Cystic fibrosis transmembrane conductance regulator (CFTR) modulators were a breakthrough for cystic fibrosis, improving the movement of chloride and water and moistening mucus secretions. But these drugs are expensive, don’t work in all patients with cystic fibrosis, and have side effects and interactions with other drugs. People who do respond to CFTR modulators must take them for a lifetime.
Researcher Ruby Wang, MD, and Benjamin Raby, MD, MPH, chief of the Division of Pulmonary Medicine at Boston Children’s Hospital, envision an alternative approach: cell therapy or gene therapy targeting a cell type that’s only recently been discovered.
In 2018, two studies published in Nature rocked the cystic fibrosis scientific community. They found that the CFTR gene mutation primarily affects ionocytes — previously unknown cells that make up just 1 percent of the airway’s cells. Surprisingly, more than 90 percent of the CFTR protein was being made by these rare cells.
Now, in the American Journal of Respiratory and Critical Care Medicine, Wang and colleagues at Boston University report creating ionocytes from patients for the first time using stem cell technology. Collaborators at Boston Children’s include Thorsten Schlaeger, PhD, and Yang Tang from the Stem Cell Research Program and Stuart Rollins, MD, and Chantelle Simone-Roach in Pulmonary Medicine.
The accomplishment means that ionocytes can now be studied in a dish to understand their biology — and their possible use as a treatment vehicle.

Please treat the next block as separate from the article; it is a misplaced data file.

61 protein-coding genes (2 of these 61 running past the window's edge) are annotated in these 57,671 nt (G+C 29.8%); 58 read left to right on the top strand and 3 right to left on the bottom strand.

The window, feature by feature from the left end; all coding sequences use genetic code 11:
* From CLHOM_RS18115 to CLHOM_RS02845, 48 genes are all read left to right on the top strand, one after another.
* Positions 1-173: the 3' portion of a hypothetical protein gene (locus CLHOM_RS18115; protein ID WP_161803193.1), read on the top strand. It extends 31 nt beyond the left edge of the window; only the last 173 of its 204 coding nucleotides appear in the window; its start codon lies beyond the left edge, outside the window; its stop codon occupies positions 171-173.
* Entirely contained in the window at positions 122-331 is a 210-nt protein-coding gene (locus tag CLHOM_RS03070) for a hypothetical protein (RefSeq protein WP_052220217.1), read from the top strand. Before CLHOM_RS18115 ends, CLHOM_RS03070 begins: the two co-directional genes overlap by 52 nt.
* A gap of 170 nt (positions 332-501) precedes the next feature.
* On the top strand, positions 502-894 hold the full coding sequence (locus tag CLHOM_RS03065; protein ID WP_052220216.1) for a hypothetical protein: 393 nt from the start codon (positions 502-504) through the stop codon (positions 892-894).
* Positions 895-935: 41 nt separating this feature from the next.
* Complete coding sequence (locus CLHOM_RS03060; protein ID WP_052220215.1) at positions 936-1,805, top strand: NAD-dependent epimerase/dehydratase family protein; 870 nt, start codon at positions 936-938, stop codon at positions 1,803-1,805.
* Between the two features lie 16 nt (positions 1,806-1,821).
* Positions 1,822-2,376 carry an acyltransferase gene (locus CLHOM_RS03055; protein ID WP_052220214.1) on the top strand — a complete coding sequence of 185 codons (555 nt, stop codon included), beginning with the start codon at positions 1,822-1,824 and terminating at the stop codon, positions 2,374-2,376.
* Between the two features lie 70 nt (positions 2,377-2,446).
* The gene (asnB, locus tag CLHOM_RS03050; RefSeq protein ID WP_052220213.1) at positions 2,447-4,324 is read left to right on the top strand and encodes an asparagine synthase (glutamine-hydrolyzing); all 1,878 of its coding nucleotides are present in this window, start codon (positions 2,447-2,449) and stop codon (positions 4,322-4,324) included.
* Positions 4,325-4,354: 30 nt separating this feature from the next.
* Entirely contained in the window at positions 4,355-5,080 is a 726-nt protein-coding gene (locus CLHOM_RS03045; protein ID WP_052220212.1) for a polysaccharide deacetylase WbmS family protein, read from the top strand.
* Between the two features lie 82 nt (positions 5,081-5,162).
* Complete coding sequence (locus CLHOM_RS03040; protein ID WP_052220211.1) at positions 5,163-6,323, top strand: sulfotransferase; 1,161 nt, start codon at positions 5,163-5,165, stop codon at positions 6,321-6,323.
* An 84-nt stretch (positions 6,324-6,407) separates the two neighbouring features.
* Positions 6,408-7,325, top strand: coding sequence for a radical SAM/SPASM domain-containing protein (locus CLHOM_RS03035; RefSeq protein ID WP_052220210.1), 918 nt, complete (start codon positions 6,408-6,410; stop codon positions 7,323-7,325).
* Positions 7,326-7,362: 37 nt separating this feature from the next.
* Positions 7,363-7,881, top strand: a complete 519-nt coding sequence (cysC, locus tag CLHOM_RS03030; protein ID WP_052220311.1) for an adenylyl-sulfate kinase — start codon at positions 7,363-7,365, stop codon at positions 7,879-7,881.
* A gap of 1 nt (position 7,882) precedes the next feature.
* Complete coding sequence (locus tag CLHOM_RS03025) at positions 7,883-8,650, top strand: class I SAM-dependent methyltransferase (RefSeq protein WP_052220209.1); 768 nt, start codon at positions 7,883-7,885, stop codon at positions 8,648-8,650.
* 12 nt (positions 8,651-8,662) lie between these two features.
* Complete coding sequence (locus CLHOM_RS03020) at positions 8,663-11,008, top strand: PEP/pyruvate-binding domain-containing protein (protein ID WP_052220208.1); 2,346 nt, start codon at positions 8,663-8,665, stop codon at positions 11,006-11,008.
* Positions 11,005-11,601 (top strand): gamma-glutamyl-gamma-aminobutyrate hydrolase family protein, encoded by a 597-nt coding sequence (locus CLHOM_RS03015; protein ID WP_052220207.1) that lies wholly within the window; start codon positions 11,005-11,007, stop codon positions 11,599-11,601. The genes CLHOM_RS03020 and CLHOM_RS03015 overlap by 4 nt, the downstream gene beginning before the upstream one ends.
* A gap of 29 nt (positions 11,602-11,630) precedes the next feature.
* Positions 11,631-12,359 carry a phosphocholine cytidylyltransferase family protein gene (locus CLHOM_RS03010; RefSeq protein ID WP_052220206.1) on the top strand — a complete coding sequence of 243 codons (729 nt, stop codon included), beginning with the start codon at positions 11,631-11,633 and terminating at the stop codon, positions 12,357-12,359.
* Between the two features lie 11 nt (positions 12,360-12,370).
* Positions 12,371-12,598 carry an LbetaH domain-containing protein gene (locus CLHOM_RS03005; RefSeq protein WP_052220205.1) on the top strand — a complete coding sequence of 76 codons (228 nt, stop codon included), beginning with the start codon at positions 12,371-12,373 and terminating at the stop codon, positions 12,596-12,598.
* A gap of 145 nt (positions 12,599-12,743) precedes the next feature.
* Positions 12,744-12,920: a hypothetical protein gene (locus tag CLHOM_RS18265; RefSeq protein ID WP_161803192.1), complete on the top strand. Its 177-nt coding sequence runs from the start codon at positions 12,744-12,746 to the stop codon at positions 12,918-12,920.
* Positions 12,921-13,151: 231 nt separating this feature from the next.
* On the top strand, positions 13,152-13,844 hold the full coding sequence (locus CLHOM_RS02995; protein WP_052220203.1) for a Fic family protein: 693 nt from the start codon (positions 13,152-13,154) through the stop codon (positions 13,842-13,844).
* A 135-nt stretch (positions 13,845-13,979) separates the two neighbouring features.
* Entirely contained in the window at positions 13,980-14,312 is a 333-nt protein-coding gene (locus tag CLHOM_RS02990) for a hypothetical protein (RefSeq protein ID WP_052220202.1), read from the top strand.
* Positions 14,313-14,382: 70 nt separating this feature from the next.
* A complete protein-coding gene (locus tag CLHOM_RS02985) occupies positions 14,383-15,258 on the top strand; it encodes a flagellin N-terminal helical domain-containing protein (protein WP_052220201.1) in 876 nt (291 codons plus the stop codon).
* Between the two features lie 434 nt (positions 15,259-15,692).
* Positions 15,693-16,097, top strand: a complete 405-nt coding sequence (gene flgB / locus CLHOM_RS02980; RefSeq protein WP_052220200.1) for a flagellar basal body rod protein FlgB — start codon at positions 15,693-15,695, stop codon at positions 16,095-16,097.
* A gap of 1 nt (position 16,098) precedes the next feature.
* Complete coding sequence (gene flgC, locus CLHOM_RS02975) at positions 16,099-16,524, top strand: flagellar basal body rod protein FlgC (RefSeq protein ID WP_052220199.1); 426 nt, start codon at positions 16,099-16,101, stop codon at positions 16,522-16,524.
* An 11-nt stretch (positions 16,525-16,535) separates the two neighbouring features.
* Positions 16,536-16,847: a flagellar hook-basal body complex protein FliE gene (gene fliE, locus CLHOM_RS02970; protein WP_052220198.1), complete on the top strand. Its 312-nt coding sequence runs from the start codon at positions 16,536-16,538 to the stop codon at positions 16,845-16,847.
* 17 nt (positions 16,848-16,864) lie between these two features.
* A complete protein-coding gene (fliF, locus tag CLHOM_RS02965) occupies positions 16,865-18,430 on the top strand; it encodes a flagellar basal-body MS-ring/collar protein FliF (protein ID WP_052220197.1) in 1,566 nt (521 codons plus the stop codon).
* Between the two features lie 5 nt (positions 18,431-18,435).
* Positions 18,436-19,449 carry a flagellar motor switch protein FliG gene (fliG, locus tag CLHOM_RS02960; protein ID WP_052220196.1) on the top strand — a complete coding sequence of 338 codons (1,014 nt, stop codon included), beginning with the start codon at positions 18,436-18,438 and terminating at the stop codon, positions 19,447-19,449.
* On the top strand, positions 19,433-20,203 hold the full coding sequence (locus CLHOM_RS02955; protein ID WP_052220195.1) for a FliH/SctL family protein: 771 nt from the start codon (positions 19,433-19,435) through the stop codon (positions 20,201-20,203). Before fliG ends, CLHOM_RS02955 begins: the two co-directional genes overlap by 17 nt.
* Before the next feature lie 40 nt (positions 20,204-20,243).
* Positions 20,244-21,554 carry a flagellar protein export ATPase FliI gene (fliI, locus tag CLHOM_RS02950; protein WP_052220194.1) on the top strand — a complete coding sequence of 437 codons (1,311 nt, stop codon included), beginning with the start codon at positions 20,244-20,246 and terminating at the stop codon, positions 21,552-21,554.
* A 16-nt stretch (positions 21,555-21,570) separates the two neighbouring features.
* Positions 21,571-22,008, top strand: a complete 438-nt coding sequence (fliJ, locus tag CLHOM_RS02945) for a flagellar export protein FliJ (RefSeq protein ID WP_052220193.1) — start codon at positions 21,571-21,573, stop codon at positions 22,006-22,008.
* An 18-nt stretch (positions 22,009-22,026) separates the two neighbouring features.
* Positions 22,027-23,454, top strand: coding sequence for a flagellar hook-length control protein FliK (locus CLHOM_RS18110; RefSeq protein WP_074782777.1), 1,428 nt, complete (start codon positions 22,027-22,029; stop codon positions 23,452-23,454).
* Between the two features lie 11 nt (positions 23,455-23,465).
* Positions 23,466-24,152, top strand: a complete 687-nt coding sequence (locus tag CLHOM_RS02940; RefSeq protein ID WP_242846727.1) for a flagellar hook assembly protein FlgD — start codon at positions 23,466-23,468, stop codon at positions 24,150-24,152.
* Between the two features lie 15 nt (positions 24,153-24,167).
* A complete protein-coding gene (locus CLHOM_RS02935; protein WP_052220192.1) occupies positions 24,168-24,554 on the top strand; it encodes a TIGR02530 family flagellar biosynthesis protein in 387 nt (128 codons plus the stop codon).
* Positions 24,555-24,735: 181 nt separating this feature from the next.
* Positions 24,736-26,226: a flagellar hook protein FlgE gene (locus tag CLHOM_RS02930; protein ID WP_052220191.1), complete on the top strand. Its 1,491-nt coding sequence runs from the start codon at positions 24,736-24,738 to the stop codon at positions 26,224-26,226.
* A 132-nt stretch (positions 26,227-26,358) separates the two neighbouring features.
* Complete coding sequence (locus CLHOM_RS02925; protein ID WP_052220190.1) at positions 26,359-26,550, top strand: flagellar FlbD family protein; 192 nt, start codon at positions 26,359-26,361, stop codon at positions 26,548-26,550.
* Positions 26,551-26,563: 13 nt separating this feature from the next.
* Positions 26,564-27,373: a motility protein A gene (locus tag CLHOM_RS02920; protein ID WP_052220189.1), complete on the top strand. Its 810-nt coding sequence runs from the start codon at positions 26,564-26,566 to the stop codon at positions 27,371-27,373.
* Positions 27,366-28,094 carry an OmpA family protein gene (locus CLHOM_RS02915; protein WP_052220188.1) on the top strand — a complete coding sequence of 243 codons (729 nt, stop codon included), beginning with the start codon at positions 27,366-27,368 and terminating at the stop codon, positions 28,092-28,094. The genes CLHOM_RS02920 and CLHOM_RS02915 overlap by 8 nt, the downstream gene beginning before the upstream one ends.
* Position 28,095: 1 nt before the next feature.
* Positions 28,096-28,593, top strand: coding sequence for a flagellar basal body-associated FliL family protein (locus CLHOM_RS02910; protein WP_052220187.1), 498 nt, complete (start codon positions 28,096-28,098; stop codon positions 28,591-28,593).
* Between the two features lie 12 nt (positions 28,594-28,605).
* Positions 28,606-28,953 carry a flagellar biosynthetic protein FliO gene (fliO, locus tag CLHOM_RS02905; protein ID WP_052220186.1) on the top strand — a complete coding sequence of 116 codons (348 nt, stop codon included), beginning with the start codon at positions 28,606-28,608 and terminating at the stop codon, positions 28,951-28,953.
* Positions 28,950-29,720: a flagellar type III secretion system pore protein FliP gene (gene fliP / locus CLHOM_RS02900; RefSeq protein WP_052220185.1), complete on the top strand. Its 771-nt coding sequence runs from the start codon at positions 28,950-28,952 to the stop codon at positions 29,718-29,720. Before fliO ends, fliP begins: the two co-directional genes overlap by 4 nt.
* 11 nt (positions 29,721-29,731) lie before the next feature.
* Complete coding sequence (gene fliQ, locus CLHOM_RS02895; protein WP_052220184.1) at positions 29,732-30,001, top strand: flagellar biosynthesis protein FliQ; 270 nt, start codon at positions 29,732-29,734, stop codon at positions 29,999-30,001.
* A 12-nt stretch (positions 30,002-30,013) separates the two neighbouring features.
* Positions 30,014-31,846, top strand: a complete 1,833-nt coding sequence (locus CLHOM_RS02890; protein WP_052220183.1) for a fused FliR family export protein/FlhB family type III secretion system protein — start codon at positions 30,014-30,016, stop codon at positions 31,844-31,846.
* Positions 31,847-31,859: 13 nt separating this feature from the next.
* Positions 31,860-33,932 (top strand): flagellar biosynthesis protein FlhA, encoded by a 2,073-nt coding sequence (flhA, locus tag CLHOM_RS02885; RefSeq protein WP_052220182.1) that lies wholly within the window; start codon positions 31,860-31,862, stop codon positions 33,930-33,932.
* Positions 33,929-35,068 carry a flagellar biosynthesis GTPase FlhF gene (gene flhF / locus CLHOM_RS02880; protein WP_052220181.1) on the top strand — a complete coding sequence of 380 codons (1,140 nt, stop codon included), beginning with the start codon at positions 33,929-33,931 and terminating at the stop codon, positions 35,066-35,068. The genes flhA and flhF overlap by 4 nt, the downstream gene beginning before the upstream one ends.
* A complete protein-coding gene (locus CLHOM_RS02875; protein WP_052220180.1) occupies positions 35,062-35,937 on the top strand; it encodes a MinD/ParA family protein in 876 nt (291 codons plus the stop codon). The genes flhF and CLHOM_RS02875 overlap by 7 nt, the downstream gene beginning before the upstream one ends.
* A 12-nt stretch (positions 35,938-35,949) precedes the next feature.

“Maybe we could correct patients’ ionocytes and put them back in the lungs,” Wang says. “This is why it’s exciting.”
Overturning dogma in CF
The idea that ionocytes could play a key role in cystic fibrosis initially sparked intense skepticism. How could such an uncommon cell help keep the lungs clear? The airway’s ciliated cells, which propel mucus along the airways, seemed like the logical cell to target.
“When I was in medical school, the gospel was that the CFTR mutation was in the ciliated cells,” says Wang. “We didn’t know about ionocytes at the time, and didn’t expect to make them.”
But to their surprise, they did. Starting with patients’ blood cells, Wang and her colleagues created induced pluripotent stem cells. They then directed the stem cells to differentiate in a stepwise fashion, first generating airway basal-like cells (iBCs) through a previously published protocol. Unexpectedly, modifying the protocol and stimulating the iBCs yielded ionocytes with high levels of the CFTR protein.
In a dish, the ionocytes have long extensions a bit like neurons. That has led the researchers to speculate that they might be talking to and influencing other cells. Wang thinks it will take more time to tease out exactly what they do.
“Now we need to find out ionocytes’ developmental origin and function,” says Wang. “That’s hard to study because they’re so rare.”
A cell therapy initiative
Wang’s work is part of a larger effort underway at Boston Children’s. With collaborators Carla Kim, PhD, Schlaeger, and George Daley, MD, PhD, of the Stem Cell Research Program, she and Raby have formed a Pulmonary Cellular Therapeutics Initiative to seek alternative therapies for lung diseases. Having the most relevant affected cells in hand, as well as a human-cell-based platform for studying them, cystic fibrosis could be the first test case.
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